Things that won't come back ... because they already did (Part I)

Infantry guns

Infantry guns are not going to come back because shoulder-launched grenade weapons such as the M4 Carl Gustaf recoilless rifle and anti-tank guided missile launchers are used as direct fire infantry guns, and 120 mm mortars already began replacing infantry guns in the indirect fire role as early as in 1943 due to lower costs and greater effect.

The new M4 Carl Gustaf is  finally - after almost 70 years - not terribly heavy any more.
Transport gliders

first transport glider used in combat: DFS 230

Transport gliders won't come back ... because they already did in the form of self-steering cargo glide parachutes. There was even a hang glider-like transport glider prototype approx 15-20 years ago, but the collapsible wing principle of parafoils was even better.

example: JPAS
Tethered observation balloons

Tethered observation balloons allowed for visual detection of artillery batteries and other targets, and observation (thus also correction) of artillery fires. They were common during the First World War's trench fighting and already uncommon by the early Second World War. Artillery observation planes were expected to replace them during the Interwar Years, but they were largely a failure. Instead, STOL liaison aircraft such as Fi 156 and L-2 were occasionally used, if circumstances permitted their employment.

The huge advantage of tethered systems over free-flying aerial drones is that you don't need the hardly reliable radio link. The use of a tethered observation drone at 150 m while the platform vehicle is moving does almost immunise against counterfires. You would need a fibre optic guided artillery missile to hit the vehicle on the move.



  1. I think there is still gap for replacement of heavy infantry guns like 15cm sIG-33.

    1. I think ATGMs with FAE warheads like the one for the Kornet play a role similar to heavy infantry guns.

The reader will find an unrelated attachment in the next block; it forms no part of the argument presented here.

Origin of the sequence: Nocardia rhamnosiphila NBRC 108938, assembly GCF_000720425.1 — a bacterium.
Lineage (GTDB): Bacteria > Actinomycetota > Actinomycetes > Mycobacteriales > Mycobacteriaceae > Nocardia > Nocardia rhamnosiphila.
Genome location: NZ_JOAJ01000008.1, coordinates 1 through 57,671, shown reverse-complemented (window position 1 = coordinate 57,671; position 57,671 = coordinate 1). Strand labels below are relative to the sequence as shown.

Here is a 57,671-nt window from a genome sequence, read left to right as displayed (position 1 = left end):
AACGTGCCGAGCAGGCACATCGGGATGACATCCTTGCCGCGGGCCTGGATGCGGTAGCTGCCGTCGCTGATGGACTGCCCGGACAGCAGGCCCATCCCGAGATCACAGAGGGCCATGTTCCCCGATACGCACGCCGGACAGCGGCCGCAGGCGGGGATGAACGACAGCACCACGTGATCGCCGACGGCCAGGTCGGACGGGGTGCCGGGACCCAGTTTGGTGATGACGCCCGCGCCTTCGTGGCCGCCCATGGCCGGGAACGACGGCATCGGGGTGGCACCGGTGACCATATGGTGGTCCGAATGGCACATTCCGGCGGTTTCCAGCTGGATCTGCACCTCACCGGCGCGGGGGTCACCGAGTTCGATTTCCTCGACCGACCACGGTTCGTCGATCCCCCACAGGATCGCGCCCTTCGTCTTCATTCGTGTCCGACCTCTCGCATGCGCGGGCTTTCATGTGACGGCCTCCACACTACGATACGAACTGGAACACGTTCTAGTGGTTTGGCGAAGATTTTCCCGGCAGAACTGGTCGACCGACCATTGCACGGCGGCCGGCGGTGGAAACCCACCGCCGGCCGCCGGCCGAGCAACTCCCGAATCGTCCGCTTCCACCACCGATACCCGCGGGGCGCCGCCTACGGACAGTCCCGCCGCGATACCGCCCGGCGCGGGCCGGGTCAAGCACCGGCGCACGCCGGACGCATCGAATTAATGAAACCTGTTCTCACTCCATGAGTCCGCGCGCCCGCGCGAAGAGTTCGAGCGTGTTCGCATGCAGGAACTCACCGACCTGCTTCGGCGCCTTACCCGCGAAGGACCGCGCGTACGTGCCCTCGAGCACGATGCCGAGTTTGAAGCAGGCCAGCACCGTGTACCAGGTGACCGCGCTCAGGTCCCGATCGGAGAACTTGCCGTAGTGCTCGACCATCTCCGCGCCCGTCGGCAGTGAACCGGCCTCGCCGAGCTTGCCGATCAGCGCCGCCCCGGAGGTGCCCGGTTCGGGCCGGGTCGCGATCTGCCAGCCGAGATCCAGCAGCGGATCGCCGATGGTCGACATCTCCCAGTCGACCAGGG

2. In indirect fire - no. Its pinpoint indirect fires can be done by regular artillery nowadays because of better radio communications, better navigation and reduced shell dispersion. The mere (up to) six 15 cm sIG 33 per division weren't terribly important during WW2 already.

    15 cm sIG 33 was almost perfectly irrelevant for direct fires due to its weight. 120 mm HE and HESH exceed WW2 15 cm in direct fire by AFV.

  3. Love the old stuff like the AEG helicopter, shows once again that few approaches are truly new but that (technological) progress allows for new possibilities. I disagree somewhat about the American artillery aircraft as I have read too much articles and stats from the artillery journal. Before that I had greatly underestimated their use. Part of the virtous cycle for the Allied forces was the rapid anti-flak work by artillery to defend their eye in the sky from afar. October 1946 has some overview but I have to find again the % of fire missions.

    UAV in general and their integration in specific are of high interest.

    BTW you might want to check out their article on ground radar employment*.


    *Employment of Radar by XV Corps Artillery
    By Brigadier General Edward S. Off, USA

    August 1946 Field Artillery Journal

    1. Read again. I wrote about the L-2 and other small planes. The Inter War years' artillery planes were different in ambition and style. Planes like Hawker Hector or Henschel Hs 126 were unable to cope with the fighter threat. STOL aircraft and aircraft flying with benefit of air supremacy were working in niches.